Hull Dance Prize made a welcome return to the cultural calendar on Thursday 22 October. Despite the two year hiatus, the audience packed out the studio theatre at Hull Truck again. I estimate the event could have been sold twice over, due to the amount of people still wanting tickets.
The four companies competing for the cash prize of £2,500 differed in number with a trio, a duet, a quartet and a solo performer. Each piece was very different in approach, content and tone.
Opening the show was professional dance company JoinedUp Dance. The trio performed a piece called 1+1+1 which contained three defined acts. They began with a curious joy as the three dancers moved quickly, with energetic synchronised leaps.
The interaction and relationship between the three was engaging, with both Jon Beney and David Layne cajoling and then challenging the ‘initiate character’ Ben Gillespie. A muscular piece with many impressive lifts and a curious animalistic prowling motion across the floor. Were the two on either side, hunting the other?
The lighting changed and the mood darkened. A stylised fight sequence, ensued beneath the reddish hue. Highly entertaining work. There was much theatre and heightened emotion in this opening piece choreographed by Mark Pearce and Jon Beney. Due to the injury of Matthew Jay Pratt, Jon had to step in and perform the dance at very short notice. To their credit, this last minute change in line-up, did not show at all. The piece finished with an attractive pyramid pose.
Next on stage LO:CUS Dance Theatre with ‘Meet Me in the Place Between Right and Wrong‘ They marched in single file on to the stage to La Vie En Rose by Edith Piaf. Each of the four dancers were wearing felt head coverings, that looked like oversized Russian hats.
I surmised that this was something about the blindness of experience, an inability to predict future events. It also meant for the first section the dancers’ bodies and not their faces, had to convey all emotion. I also don’t know how much the quartet could see of each other if at all, so this blindness, makes the piece all the more remarkable.
Head coverings came off, partners were swapped via detailed locomotor patterns. Musical swing and sway sequences emerged. As the dancers leapt and spun in unison and canon, the skirts on the long dresses twirled in dramatic fashion. I recall an intense moment where the pair nearest me performed a holding/pulling apart sequence as one tried to escape the other.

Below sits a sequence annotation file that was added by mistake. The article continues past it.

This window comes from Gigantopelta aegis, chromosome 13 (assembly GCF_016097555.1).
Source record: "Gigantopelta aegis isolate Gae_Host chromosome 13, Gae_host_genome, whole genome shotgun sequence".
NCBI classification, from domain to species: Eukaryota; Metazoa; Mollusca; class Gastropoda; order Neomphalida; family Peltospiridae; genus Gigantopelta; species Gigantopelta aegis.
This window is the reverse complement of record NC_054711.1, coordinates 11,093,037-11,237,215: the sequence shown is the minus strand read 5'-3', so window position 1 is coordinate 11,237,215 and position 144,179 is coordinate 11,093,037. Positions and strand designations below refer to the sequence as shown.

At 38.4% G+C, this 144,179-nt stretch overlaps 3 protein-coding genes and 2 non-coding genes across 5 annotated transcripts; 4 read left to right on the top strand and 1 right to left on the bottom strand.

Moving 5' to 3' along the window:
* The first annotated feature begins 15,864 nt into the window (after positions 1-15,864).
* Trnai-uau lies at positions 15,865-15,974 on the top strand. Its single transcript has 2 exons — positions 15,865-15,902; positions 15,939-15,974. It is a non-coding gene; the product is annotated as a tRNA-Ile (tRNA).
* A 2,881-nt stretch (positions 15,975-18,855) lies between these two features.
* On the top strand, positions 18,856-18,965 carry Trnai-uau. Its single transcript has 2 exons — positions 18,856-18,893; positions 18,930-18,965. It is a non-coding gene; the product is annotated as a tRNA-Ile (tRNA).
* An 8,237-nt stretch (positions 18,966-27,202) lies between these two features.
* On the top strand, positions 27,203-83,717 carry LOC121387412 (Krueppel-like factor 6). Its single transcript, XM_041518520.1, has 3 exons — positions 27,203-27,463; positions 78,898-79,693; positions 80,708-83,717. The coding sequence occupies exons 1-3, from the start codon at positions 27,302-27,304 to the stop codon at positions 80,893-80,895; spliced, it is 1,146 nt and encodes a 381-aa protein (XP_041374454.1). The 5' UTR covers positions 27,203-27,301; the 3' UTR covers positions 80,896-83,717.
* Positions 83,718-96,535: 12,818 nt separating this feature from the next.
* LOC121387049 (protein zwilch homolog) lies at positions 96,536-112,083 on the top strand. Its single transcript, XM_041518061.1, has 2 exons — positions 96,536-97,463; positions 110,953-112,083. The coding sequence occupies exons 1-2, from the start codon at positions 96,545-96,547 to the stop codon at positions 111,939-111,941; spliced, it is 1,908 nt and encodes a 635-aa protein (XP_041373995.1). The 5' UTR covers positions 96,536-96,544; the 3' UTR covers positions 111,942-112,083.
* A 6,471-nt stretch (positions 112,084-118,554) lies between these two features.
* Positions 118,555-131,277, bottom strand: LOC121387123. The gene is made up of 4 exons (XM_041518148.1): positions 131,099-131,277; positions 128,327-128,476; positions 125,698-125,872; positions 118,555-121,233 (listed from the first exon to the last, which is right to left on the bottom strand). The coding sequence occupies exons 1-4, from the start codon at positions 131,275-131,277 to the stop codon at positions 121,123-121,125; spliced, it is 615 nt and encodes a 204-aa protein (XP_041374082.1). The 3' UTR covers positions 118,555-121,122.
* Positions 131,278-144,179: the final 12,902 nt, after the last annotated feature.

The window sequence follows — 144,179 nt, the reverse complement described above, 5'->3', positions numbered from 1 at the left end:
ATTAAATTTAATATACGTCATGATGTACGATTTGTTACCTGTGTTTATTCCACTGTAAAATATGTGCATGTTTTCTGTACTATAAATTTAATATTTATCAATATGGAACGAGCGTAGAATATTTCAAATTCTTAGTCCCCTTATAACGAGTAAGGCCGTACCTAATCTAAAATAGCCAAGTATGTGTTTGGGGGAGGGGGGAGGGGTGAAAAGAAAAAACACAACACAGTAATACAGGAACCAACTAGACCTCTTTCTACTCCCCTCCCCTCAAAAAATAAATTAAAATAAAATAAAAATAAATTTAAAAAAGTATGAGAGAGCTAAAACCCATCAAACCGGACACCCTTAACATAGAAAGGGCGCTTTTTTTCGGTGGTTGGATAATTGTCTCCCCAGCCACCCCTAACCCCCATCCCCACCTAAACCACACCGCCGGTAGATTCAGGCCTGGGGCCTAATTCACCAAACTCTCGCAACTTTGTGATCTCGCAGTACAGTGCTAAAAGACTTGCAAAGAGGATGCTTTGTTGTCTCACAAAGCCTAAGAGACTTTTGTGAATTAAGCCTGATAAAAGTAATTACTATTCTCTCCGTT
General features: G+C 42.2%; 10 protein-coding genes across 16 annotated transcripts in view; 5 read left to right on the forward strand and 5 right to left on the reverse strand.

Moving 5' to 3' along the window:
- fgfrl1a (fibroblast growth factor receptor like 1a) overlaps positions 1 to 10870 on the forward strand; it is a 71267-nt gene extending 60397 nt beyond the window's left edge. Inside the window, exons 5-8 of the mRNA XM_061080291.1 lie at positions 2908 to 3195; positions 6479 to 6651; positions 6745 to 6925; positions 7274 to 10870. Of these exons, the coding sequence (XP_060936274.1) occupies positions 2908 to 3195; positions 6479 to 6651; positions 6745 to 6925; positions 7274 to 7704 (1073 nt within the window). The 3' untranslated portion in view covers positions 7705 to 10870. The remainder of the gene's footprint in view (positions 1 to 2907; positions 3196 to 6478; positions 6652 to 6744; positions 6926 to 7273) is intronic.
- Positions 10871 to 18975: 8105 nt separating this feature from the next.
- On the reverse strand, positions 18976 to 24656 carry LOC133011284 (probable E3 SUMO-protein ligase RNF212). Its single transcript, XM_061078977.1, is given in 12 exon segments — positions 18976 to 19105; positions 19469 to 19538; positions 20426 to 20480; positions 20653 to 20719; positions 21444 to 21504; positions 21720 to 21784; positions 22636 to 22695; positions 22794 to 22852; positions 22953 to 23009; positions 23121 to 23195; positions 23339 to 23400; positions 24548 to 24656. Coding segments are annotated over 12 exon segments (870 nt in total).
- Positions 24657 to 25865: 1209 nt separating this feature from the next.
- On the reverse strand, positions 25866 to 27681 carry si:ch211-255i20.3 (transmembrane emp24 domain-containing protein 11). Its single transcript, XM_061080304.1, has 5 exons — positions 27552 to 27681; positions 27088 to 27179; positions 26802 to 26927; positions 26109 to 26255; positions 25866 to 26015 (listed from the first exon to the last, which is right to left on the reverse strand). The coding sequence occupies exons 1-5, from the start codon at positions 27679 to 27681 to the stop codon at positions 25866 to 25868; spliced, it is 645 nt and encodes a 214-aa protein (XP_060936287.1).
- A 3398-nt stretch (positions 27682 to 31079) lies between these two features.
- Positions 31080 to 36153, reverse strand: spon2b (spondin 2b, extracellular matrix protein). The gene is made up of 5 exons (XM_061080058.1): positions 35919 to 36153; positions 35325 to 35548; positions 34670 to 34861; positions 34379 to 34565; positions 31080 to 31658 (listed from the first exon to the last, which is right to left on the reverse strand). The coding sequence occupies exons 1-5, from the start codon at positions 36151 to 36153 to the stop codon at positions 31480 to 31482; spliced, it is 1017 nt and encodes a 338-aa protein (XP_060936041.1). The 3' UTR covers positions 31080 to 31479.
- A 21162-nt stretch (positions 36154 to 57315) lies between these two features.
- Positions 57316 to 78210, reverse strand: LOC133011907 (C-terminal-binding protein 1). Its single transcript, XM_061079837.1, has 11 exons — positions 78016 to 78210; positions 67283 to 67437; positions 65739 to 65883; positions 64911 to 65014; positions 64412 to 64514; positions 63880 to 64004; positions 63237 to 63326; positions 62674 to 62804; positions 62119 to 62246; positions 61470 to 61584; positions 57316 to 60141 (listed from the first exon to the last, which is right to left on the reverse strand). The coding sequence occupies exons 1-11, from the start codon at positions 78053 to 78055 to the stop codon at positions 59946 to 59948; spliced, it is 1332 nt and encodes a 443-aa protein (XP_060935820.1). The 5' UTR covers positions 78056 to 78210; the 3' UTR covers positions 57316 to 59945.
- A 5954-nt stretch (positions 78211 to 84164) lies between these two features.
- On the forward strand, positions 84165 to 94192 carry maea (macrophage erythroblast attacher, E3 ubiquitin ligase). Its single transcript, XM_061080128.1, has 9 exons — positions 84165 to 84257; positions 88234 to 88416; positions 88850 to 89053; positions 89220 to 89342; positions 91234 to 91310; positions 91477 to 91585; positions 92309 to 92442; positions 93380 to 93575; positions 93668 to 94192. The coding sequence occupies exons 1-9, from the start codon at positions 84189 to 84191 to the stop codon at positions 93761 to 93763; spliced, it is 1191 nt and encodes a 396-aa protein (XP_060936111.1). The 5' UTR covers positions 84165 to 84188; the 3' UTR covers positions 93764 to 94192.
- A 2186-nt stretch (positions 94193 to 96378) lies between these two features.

It took a while, but I determined the piece was the embodiment of different layers of co-dependency. The aesthetics of the dance emerged, as a story was told through strong gestures, signifying shifting and complex emotions.
I reacted strongly to the final sequence where two pairs conveyed, conflicting emotions in the one scene. The first pair showing, ‘I love you so much I’m killing you,’ the second pair, ‘The more you throw yourself at me, the less I care.’
A moment to mention Hull Dance Prize 2015 hosts Non Applicables, a performance duo who use dance theatre in their practice, to explore social issues with laugh out loud results. I am familiar with Sian Myers and Fenella Ryan‘s comic back and forth – Fenella beautifully gauche, Sian full of vinegar.
There were a few timing issues (mostly to do with the judges taking an age to pick the winners) so the two had to fill for a while. I think maybe a more scripted performance of hosting, would have worked better. Sometimes it didn’t feel quite like an act. However they rescued the situation with comic timing and the obvious chemistry between them. They were funny, the audience were laughing. I remarked to my neighbour, ‘They are just adorable.’
With no word of explanation (intentional) the Sarah Roe piece Intussusception began. This was a much more technical piece than that which had gone before. It was a slower piece with much more focus on the body and the way it moves. The two dancers Alexandra Mettam and Maria Popova showed immense strength and poise, sustaining almost impossible lift sequences. They did not use their faces to express emotion, rather they let their bodies tell the story. There was an emphasis on transition as one movement shifted very deliberately into another. The choreography by Sarah Roe allowed the duet to express something deeper, something inner, something anatomical.
Brief research on the name of the piece, reveals an ‘intussusception’ to be a rather unpleasant sounding medical condition, where the inversion of one cell or organ takes place within the other.